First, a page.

Under the new NSPS system, the “steady” part of the job is under serious question, and I’m regularly gripped with the fear of losing this gig– as much as I find it daily drudgery. I don’t want to lose this nice little house I bought last year.
    Fifteen years until I can retire. GAH!
    It’s sort of like a soft prison.

  23. I am the (newly minted) director of research compliance at a state university. (yes, that’s DORC. Bite me). I deal with non-financial research compliance issues and, hopefully, facilitate pre- and post-award procedures for research faculty working on externally-funded projects. Short answer: I work everyday with mostly very brilliant people who passionately believe in science and research, and help them follow the rules so they can hang on to the hard-won chunks of funding they manage to find out somewhere out there in the rapidly dwindling supply.
    I also work part time providing advocacy for victims and survivors of domestic violence.
    There are parts that I love and hate about both jobs. Both are intensely rewarding, and both are very draining and demanding, which is why my online presence probably seems so trivial and peripatetic.
    Which is ironic because I am the least career-driven person alive. I need to work, I very much prefer to work in jobs that are fulfilling, but work is not where my heart and soul is.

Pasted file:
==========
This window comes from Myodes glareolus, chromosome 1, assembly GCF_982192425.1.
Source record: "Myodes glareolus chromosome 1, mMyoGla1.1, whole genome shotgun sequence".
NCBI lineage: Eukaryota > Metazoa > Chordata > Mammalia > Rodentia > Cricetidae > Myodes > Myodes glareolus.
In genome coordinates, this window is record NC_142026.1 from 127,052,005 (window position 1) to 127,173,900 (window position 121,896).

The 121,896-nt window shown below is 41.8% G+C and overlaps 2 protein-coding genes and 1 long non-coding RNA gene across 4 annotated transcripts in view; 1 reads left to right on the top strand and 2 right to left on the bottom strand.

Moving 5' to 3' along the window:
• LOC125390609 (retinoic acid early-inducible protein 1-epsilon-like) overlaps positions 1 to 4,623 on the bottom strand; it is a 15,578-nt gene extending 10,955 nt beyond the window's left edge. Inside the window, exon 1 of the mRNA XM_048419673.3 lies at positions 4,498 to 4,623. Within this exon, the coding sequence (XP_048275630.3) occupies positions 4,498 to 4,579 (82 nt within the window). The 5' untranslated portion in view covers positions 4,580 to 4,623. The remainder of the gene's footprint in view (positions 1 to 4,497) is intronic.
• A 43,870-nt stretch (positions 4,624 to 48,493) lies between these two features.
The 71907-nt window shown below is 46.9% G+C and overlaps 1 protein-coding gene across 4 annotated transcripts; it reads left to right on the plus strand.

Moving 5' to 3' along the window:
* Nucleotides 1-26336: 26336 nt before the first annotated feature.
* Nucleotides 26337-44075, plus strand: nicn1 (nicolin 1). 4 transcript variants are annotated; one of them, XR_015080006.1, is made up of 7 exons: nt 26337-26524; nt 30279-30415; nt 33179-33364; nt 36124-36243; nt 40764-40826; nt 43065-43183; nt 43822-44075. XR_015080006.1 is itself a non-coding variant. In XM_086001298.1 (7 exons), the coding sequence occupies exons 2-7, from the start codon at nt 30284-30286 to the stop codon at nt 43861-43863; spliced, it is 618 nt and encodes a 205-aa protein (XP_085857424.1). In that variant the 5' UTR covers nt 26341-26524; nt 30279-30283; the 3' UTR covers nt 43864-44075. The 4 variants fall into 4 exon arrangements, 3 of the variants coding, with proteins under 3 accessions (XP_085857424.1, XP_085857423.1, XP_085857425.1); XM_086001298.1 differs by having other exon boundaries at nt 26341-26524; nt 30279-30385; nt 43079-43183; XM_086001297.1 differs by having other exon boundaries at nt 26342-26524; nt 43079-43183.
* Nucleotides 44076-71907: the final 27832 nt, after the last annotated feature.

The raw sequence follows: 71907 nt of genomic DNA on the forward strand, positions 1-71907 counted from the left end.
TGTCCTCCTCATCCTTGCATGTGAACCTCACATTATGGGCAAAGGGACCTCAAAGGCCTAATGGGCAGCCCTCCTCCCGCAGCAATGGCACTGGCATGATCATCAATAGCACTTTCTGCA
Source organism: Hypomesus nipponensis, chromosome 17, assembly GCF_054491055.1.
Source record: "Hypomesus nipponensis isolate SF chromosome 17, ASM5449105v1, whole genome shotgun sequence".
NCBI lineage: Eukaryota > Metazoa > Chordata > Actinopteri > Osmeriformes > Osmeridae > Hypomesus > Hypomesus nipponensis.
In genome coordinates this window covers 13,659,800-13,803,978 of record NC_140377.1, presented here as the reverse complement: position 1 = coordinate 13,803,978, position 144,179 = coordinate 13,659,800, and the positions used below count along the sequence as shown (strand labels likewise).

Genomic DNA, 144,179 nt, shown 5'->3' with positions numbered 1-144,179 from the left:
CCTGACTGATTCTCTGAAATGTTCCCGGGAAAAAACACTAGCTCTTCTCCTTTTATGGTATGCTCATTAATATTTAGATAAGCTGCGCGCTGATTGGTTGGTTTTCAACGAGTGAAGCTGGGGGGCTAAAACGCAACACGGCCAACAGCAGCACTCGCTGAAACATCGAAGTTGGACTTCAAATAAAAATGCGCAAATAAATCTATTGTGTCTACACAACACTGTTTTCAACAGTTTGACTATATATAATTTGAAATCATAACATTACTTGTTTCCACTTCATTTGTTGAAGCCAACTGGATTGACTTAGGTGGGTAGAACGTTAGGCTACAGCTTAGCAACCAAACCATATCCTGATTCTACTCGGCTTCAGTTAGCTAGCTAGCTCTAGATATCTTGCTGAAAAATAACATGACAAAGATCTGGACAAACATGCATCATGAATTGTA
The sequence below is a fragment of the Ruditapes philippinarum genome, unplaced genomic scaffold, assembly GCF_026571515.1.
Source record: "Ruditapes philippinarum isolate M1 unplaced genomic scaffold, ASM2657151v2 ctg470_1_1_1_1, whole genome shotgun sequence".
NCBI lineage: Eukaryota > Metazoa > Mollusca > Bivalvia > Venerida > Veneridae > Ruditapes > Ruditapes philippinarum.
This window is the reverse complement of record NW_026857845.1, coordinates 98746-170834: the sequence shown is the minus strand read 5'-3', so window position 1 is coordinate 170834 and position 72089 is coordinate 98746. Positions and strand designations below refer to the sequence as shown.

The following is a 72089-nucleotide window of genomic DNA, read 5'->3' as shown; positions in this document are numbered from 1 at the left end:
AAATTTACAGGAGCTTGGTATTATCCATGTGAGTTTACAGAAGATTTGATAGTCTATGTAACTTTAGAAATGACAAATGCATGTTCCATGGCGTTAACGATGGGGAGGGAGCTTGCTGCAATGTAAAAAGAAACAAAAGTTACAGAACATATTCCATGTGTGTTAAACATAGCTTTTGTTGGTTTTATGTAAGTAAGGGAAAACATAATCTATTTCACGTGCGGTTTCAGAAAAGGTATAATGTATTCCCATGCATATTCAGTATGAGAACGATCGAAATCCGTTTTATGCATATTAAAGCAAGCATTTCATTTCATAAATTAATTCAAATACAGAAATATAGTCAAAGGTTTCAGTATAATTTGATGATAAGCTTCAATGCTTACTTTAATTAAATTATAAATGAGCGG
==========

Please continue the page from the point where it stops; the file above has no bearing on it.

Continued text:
There are people out there, many of them it seems, who can give their all with jobs and family, then log online and be consistently brilliant and inspired and effective changemakers devoted to larger causes, day in and day out. They have my admiration and respect, but I am not one of them.

  24. I am a principal investigator at an archaeological firm in Arizona. In general, I love my job, except for those days when I have to send my crew out on excavation projects in the middle of nowhere in 120-degree heat…

  25. I teach science to juniors and seniors at an arts oriented high school. I covet the paychecks of others, but I cannot imagine doing anything else. I get up in the morning, and play all day.

  26. Organist/choirmaster for an Episcopal church. Love every minute.
    Teach piano to a dozen or so tykes. Love it.
    Holding down a day job doing phone sales for a chiropractor. Want to stab myself in the face from 9 to 3.

  27. Broadcast engineer / voice over talent / voice actor
    Recording studio etc

  28. This is one hell of an excellent thread.
    SO much diversity here.
    I’m really impressed by every single one of you.
    Thank you, Athenae for asking this question.
    Humbly yours,

  29. I work with kids (K-12) who have been removed from school for a variety of reasons. These kids are all Spec Ed kids, &, according to Wisco law, are to be provided educational services while they are out of school. I also substitute teach, but only for Spec Ed teachers. I am just like any other person connected to public school, I like the kids a lot & I like the Spec Ed teachers a lot, I like the office staffs a lot, I even like an occasional administrator or two, but I have nothing but contempt for some in the main administrative office. On the other hand, it could always be worse.